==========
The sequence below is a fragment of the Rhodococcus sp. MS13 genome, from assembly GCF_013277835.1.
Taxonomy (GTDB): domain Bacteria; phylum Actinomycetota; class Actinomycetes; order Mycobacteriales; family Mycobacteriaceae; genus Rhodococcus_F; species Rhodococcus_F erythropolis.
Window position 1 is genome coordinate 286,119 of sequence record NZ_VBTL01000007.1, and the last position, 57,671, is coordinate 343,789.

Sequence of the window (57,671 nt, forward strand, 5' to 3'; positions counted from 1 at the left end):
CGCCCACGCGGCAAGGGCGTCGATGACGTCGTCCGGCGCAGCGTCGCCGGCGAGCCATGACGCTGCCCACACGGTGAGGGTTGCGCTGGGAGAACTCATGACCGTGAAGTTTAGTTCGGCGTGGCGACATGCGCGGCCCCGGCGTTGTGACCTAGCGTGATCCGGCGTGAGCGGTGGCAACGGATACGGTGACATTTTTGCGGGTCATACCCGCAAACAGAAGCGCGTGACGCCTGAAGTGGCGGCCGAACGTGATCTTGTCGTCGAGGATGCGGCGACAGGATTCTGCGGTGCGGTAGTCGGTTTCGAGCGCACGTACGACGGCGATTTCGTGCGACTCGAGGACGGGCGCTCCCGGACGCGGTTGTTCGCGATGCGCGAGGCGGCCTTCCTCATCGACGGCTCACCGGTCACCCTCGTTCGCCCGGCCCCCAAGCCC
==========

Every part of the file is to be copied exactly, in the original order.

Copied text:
The sequence below is a fragment of the Rhodococcus sp. MS13 genome, from assembly GCF_013277835.1.
Taxonomy (GTDB): domain Bacteria; phylum Actinomycetota; class Actinomycetes; order Mycobacteriales; family Mycobacteriaceae; genus Rhodococcus_F; species Rhodococcus_F erythropolis.
Window position 1 is genome coordinate 286,119 of sequence record NZ_VBTL01000007.1, and the last position, 57,671, is coordinate 343,789.

Sequence of the window (57,671 nt, forward strand, 5' to 3'; positions counted from 1 at the left end):
CGCCCACGCGGCAAGGGCGTCGATGACGTCGTCCGGCGCAGCGTCGCCGGCGAGCCATGACGCTGCCCACACGGTGAGGGTTGCGCTGGGAGAACTCATGACCGTGAAGTTTAGTTCGGCGTGGCGACATGCGCGGCCCCGGCGTTGTGACCTAGCGTGATCCGGCGTGAGCGGTGGCAACGGATACGGTGACATTTTTGCGGGTCATACCCGCAAACAGAAGCGCGTGACGCCTGAAGTGGCGGCCGAACGTGATCTTGTCGTCGAGGATGCGGCGACAGGATTCTGCGGTGCGGTAGTCGGTTTCGAGCGCACGTACGACGGCGATTTCGTGCGACTCGAGGACGGGCGCTCCCGGACGCGGTTGTTCGCGATGCGCGAGGCGGCCTTCCTCATCGACGGCTCACCGGTCACCCTCGTTCGCCCGGCCCCCAAGCCC